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Teaching weigthlifting movements from 'bottom to top' or from 'top to bottom', which is better?

Summary of an article looking at two ways of teaching Olympic weigthlifting lifts (snatch and clean) using forward or backward chaining, and comparing which one is more effective for novice lifters.

Who

4 novice lifters (USA).

Patric
58 years male
<1 month of experience in weightlifting
no training history
Lee
32 years female
<1 month of experience in weightlifting
avid runner
George
48 years male
3 months of experience in weightlifting
played soccer, copeted in powerlifting
Valerie
25 years female
<1 month of experience in weightlifting
competitive dancer

Design

Intervention study with random assignement to treatments (teaching methods). Training 45-60 minutes (10 minutes warm-up, 30 minutes drills, 5 minutes testing), 3 days per week for 2 months

Exercises:

  • deadlift
  • pull
  • power snatch/clean
  • squat

Teaching methods:

  • bottom to top (forward chaining): deadlift -> pull -> power snatch/clean -> squat
  • top to bottm (backward chaining): squat, power snatch/clean, pull, deadlift

Patric and Valerie

  • snatch: bottom to top (forward chaining)
  • clean: top to bottom (backward chaining)

Lee and George

  • snatch: top to bottom (backward chaining)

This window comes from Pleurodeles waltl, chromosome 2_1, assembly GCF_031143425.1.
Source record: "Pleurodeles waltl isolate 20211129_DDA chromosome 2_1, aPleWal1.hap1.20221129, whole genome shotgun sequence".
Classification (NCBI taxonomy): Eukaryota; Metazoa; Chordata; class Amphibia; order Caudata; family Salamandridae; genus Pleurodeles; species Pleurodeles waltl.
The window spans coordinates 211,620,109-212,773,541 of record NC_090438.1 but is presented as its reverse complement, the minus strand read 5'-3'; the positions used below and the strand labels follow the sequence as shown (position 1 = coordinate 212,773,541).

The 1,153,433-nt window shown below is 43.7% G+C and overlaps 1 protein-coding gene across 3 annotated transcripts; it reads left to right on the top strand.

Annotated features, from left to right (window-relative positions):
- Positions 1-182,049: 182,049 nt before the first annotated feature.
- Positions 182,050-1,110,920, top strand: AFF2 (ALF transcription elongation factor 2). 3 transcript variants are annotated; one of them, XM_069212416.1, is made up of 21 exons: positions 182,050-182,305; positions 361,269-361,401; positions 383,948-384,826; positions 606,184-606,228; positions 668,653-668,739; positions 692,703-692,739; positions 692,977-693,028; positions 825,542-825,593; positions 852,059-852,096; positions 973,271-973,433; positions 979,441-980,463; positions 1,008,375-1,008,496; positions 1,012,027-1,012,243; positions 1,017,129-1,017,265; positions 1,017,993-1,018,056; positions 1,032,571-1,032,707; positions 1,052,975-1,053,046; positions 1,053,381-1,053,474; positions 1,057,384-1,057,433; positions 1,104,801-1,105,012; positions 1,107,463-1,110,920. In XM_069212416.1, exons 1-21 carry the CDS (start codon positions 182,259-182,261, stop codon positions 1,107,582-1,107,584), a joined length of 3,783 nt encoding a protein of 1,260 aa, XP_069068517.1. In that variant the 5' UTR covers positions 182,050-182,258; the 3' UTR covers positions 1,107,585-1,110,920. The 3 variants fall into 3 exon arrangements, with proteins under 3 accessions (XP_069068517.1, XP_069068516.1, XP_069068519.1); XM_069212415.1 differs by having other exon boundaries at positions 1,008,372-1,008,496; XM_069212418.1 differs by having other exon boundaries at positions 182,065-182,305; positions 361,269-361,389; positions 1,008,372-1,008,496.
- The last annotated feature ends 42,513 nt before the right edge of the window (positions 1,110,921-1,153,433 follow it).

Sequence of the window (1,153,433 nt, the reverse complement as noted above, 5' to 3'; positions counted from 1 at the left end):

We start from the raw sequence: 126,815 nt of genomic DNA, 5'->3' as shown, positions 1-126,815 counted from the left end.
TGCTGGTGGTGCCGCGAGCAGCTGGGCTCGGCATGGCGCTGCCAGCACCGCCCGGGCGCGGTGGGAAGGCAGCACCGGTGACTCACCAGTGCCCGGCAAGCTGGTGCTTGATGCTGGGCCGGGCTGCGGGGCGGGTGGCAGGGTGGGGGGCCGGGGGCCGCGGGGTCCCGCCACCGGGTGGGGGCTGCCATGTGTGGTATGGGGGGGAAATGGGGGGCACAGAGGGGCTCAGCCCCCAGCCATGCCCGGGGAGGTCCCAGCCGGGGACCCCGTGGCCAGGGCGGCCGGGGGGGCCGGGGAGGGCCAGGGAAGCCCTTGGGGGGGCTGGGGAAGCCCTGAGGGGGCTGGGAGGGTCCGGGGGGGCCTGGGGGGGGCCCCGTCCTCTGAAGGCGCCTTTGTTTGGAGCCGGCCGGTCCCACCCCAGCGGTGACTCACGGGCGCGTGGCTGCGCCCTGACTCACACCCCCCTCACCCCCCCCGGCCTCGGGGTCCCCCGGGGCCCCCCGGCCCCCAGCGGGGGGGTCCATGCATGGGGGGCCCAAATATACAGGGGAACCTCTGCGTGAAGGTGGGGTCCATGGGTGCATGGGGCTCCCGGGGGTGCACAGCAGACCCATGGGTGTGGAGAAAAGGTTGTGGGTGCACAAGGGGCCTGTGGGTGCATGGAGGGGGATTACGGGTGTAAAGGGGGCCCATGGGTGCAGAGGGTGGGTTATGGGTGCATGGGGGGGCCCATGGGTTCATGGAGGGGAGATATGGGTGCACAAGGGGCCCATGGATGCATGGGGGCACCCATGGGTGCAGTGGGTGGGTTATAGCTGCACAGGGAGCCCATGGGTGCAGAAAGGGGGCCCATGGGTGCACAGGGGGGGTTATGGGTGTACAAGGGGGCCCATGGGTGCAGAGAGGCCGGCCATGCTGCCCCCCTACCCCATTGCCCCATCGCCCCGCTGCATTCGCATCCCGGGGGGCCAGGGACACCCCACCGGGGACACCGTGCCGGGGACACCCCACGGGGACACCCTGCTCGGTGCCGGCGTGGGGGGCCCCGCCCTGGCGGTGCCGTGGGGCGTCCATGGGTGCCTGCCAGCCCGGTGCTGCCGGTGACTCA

• clean: bottom to top (forward chaining)

Outcome measures

  • video recording of sessions and feedback using Ubersense
  • scoring which elements of the lifts (snatch and clean) were performed correctly on developed checklist (27 elements):
    • setup/stance - 7 elements
    • first pull - 8 elements
    • second pull - 6 elements
    • third pull - 4 elements
    • finish - 2 elements

Main results

  • ‘Bottom to top’ way of teaching Olympic weightlifting elicited higher mastery scores that ‘top to bottom’ way in novice lifters.
Patric
Baseline snatch 19% correct
Baseline clean 21% correct
Bottom to top training snatch 76% correct
Top to bottom training clean 38% correct
Lee
Baseline snatch 1% correct
Baseline clean 3% correct
Top to bottom training snatch 23% correct
Bottom to top training clean 64% correct
George
Baseline snatch 16% correct
Baseline clean 22% correct
Top to bottom training snatch 44% correct
Bottom to top training clean 83% correct
Valerie
Baseline snatch 15% correct
Baseline clean 37% correct
Bottom to top training snatch 75% correct
Top to bottom training clean 38% correct

Take home message

For a clinician
'Bottom to top' (forward chaining) approach to teaching snatch and clean led to reaching higher levels of mastery when compared to 'top to bottom' (backward chaining) approach.
For a parent
Learnig Olympic weightlifting (snatch and clean) in a 'bottom to top' way is the key to master them.
For an athlete
If you want to master Olympic weightlifting (snatch and clean), 'bottom to top' approach is the way.

Original article

Moore JW, Quintero LM. Comparing forward and backward chaining in teaching Olympic weightlifting. Journal of Applied Behavior Analysis. 2019 Feb;52(1):50-9.

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